In need of a programmer for PIC micro controllers I decided to build my own one. This programmer has been designated as “PIC JDM Prototype Programmer 1001” because it is very likely the 1001st PIC programmer 🙂
The programmer is basically operating as a JDM-programmer. Any programming software that is compatible with JDM hardware might be used for programming. The major advantage over typical JDM programmers is that it connects to the programming host via USB and not via an RS232 interface. USB has the advantage that it delivers regular power along with data transmission. Though, existing programmers show that the power can be taken with some tricks from the RS232, but I do not like that…
Another advantage of a USB connection is that most new notebook computers do not provide an RS232 interface any longer.
This programmer is specifically designed for in-system programming, or “In-Circuit Serial Programming” (ICSP) as it is designated by Microchip. I.e. the PIC to be programmed is already soldered into the target system.
- 5-wire programming interface:
MCLR/VPP (programming voltage)
VCC (regular +5V supply voltage)
PGD (programming data)
PGC (programming clock)
All these wires are to be directly connected to the PIC to be programmed.
- There is no additional supply voltage required. The PIC programming voltage (around 13V) is generated on-board using a small switching regulator.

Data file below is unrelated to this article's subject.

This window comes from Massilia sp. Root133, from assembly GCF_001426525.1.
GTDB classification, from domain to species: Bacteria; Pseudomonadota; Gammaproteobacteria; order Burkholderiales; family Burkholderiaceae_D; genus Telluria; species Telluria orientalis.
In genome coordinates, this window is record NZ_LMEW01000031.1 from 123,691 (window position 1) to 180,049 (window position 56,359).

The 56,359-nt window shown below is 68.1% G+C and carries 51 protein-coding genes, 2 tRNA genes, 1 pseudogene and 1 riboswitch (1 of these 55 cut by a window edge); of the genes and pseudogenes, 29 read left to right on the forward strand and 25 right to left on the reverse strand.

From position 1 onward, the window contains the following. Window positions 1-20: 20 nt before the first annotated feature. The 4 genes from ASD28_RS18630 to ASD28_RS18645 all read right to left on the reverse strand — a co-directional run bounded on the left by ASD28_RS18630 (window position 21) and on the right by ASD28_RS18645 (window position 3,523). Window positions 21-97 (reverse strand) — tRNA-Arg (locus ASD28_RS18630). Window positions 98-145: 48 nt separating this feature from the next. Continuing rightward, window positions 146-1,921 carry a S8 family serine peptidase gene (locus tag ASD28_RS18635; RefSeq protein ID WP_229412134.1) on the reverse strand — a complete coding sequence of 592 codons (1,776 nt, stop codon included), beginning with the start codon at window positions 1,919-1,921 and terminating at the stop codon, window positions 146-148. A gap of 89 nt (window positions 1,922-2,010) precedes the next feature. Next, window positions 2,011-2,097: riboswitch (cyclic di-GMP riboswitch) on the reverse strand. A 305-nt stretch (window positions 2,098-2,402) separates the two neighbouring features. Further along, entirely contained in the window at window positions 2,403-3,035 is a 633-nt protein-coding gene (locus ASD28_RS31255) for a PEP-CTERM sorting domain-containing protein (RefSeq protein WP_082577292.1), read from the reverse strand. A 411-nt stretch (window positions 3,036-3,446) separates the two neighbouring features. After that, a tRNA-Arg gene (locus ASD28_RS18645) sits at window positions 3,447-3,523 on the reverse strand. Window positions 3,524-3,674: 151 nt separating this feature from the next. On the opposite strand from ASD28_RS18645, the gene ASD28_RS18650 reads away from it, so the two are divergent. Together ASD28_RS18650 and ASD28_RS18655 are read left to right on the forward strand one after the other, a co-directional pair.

- 5V power supply voltage can be delivered by the programmer or by the target system itself. There is a jumper used to determine whether the programmer feeds the +5V or not. There is no contention when +5V is provided by both the programmer and the target system.
- A (green) LED signals whether the PIC supply voltage is around +5V.
- A (red) LED indicates whether the PIC programming is in progress.
- A second jumper can be used to keep the PIC in a reset-state when it is not being programmed. This is important when the PIC to be programmed is normally used with a low-voltage supply (e.g. 3.3V). As the PIC needs to be programmed at VCC=+5V which is normally supplied by the programmer, the PIC would start executing code at +5V immediately after VPP is removed. As a result, some IO-pins might be programmed to output a high-level (i.e. 5V in this moment). This could hurt other circuitry attached to the micro controller when it does not have 5V-tolerant inputs.
- Although it is not a feature: Following the Microchip terminology, the programmer is designated as prototype programmer. This is because the PIC is verified at VDD=+5V instead of +2V as suggested by Microchip.